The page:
• With low-maintenance landscapes, formal maintenance plans are necessary to support the design intent. Absent from the initial design effort were a published maintenance plan and outreach strategy for campus facilities personnel. As a result, the University allocated unnecessary resources in the form of time, equipment and fuel to counter-productively maintain the native landscapes. Areas like the woodland at the campus entry have had their habitat potential stunted as a result of “too much maintenance”. This situation occurs throughout the region as landscape maintenance crews do not have experience working with the native plant palette and as a result, may over-water, over-weed and over-mow.
  • The total cost for phase 1 was $30 million, with an additional $1 million donation designated for the maintenance and care of the trees. The project was originally budgeted at $6 million, until a private donation of $30 million arrived to fully implement the first phase of the vision laid out in the Landscape Framework Plan. The situation illustrates how an initial investment in a vision and a strategic masterplan can stimulate additional interest and streams of support.
  • A catalyst project can instigate changes not only within the campus but also in the community at large. For example, now that phase 1 of the Landscape Framework Plan is in place, the planned ‘Cotton Belt’ line from Dallas Area Rapid Transit (DART) with a transit plaza and mixed-use center directly north of the campus will be activated with multi-modal connections. The 2025 vision had the place-holder property valued at approximately $165 million (2010).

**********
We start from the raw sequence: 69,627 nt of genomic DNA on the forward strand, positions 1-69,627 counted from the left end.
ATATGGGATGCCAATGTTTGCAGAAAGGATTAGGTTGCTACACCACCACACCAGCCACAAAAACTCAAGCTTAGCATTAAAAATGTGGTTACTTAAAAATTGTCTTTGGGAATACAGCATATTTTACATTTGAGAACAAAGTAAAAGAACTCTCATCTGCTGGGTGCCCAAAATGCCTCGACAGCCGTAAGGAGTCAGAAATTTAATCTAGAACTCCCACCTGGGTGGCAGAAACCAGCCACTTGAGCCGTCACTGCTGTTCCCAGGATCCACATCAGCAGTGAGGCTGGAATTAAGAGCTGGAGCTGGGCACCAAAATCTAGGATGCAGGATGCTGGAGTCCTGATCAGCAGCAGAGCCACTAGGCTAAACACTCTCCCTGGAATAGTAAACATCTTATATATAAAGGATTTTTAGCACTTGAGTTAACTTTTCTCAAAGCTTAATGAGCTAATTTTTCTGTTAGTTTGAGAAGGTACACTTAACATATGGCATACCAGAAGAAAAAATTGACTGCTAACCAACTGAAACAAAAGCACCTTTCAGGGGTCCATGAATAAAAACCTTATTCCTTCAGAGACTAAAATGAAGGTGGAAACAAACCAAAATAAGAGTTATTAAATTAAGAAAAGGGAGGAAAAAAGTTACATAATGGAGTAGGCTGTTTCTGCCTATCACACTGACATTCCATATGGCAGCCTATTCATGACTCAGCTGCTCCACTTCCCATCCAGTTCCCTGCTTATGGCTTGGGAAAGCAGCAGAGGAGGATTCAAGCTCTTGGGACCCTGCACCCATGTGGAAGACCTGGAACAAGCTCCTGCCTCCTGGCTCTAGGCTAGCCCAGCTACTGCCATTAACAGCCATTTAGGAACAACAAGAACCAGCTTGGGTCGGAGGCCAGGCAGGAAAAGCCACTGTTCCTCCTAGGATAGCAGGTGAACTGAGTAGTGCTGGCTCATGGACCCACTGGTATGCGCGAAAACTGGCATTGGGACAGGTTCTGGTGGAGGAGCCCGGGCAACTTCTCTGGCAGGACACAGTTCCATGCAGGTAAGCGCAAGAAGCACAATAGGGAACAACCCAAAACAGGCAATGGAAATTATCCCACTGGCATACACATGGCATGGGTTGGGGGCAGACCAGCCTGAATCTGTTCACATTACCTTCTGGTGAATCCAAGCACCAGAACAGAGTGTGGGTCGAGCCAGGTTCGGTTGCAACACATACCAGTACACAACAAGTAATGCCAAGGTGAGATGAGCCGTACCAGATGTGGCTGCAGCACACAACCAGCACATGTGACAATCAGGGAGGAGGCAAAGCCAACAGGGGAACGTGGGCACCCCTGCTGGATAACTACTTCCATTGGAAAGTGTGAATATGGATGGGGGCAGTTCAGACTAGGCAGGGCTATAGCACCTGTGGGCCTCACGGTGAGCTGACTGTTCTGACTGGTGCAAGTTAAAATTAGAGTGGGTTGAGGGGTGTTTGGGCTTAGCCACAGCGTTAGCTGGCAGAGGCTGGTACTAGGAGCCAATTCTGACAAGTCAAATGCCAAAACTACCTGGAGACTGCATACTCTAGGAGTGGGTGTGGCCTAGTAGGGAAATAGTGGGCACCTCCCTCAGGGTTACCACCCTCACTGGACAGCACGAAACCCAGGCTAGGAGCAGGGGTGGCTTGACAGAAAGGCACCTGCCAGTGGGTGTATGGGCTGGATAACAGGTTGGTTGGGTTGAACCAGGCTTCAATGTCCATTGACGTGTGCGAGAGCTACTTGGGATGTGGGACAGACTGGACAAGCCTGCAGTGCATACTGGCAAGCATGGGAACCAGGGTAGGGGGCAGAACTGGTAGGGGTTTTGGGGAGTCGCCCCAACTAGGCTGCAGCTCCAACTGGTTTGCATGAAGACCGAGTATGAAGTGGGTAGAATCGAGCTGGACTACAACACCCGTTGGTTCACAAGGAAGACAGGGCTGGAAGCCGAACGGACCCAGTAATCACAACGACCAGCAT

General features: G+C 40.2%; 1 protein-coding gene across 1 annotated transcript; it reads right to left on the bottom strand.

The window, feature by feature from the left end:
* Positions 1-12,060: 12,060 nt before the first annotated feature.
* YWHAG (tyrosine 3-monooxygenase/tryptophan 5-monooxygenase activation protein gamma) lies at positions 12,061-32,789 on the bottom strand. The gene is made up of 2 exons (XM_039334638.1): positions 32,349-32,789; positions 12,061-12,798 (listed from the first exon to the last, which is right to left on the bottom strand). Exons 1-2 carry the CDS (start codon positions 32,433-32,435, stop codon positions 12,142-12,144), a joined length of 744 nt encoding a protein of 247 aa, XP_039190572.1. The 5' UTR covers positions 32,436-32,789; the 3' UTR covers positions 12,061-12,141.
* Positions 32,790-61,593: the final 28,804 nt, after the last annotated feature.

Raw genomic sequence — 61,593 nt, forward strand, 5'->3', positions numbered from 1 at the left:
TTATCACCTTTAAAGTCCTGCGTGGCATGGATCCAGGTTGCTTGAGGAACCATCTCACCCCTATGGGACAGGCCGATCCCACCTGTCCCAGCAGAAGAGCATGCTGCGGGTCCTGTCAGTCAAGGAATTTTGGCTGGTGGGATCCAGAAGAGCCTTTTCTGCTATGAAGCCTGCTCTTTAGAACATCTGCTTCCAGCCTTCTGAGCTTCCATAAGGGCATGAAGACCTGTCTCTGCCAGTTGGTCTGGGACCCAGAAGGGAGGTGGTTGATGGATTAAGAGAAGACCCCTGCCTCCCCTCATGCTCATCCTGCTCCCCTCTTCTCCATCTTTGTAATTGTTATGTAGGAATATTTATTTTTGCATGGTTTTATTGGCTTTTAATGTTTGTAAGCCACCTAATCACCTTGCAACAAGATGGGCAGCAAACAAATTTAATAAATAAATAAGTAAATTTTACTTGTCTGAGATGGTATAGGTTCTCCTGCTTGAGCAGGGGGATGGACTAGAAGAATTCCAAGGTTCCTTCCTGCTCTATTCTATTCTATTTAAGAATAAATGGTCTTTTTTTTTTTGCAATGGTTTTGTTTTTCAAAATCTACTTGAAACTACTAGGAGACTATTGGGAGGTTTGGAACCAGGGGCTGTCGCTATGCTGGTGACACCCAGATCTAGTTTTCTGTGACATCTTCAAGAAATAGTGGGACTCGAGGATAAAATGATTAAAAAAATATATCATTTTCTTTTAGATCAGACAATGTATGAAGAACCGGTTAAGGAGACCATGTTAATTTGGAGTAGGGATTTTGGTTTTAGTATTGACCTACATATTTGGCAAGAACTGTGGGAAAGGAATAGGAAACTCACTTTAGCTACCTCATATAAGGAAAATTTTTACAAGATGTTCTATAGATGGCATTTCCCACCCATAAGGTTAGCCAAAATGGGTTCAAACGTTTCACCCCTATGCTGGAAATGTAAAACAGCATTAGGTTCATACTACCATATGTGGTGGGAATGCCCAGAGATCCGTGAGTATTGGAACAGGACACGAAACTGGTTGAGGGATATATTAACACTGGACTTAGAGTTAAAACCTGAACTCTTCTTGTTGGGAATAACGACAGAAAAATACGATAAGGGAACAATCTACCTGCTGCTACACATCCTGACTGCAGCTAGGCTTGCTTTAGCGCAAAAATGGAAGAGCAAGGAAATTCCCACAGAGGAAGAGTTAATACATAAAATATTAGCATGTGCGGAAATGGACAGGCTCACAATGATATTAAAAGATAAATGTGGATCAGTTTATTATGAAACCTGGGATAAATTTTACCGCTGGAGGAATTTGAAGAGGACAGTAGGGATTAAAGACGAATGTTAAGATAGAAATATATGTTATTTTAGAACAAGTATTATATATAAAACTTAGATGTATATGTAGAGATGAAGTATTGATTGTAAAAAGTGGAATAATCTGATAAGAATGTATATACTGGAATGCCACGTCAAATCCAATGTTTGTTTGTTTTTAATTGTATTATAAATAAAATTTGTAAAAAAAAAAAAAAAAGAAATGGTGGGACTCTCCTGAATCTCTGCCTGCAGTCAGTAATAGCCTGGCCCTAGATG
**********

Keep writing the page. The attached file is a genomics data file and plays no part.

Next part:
Project Team

Landscape Architecture: PWP Landscape Architecture
Consulting Engineers: Charles Gojer and Associates, Inc.
Registered Professional Surveyor: ARS Engineers, INC.
Horticulture: Dr. Robert Moon
Traffic and Parking: Fehr and Peers
Electrical Engineering: Blum Consulting Engineers
Architectural Consultants: David Neuman
Irrigation: James Pole Irrigation
Design Cost Estimation: Davis Langdon Adamson
Code Consultant: Schirmer Engineering
Site Lighting: Horton Lees Brogden
TAS/ADA Consultant: Accessology
Architects: JMA Johnson/McKibben Architects, Inc.
Structural Engineering: Gary Jaster
Site Signage and Graphics: C&G Partners LLC

Role of the Landscape Architect

The University of Texas at Dallas hired the landscape architect to develop a phased landscape framework plan that could help the University achieve its goal of obtaining Tier 1 status. For phase 1 of the campus improvements, the landscape architect led the design process, and acted as the project manager and administrator.

Case Study Prepared By

Research Fellow: Taner R. Ozdil, PhD, Assistant Professor, University of Texas at Arlington 
Research Assistant: Sameepa Modi, MLA Candidate, University of Texas at Arlington
Research Assistant: Dylan Stewart, MLA Candidate, University of Texas at Arlington
Firm Liaisons: Lauren Hackney, Adam Greenspan, PWP Landscape Architecture
August 2013

Topics

Stormwater management, Carbon sequestration & avoidance, Recreational & social value, Other social, Job creation, Other economic, Bioretention, High-albedo materials, Native Plants, Reused/recycled materials, Trees, Placemaking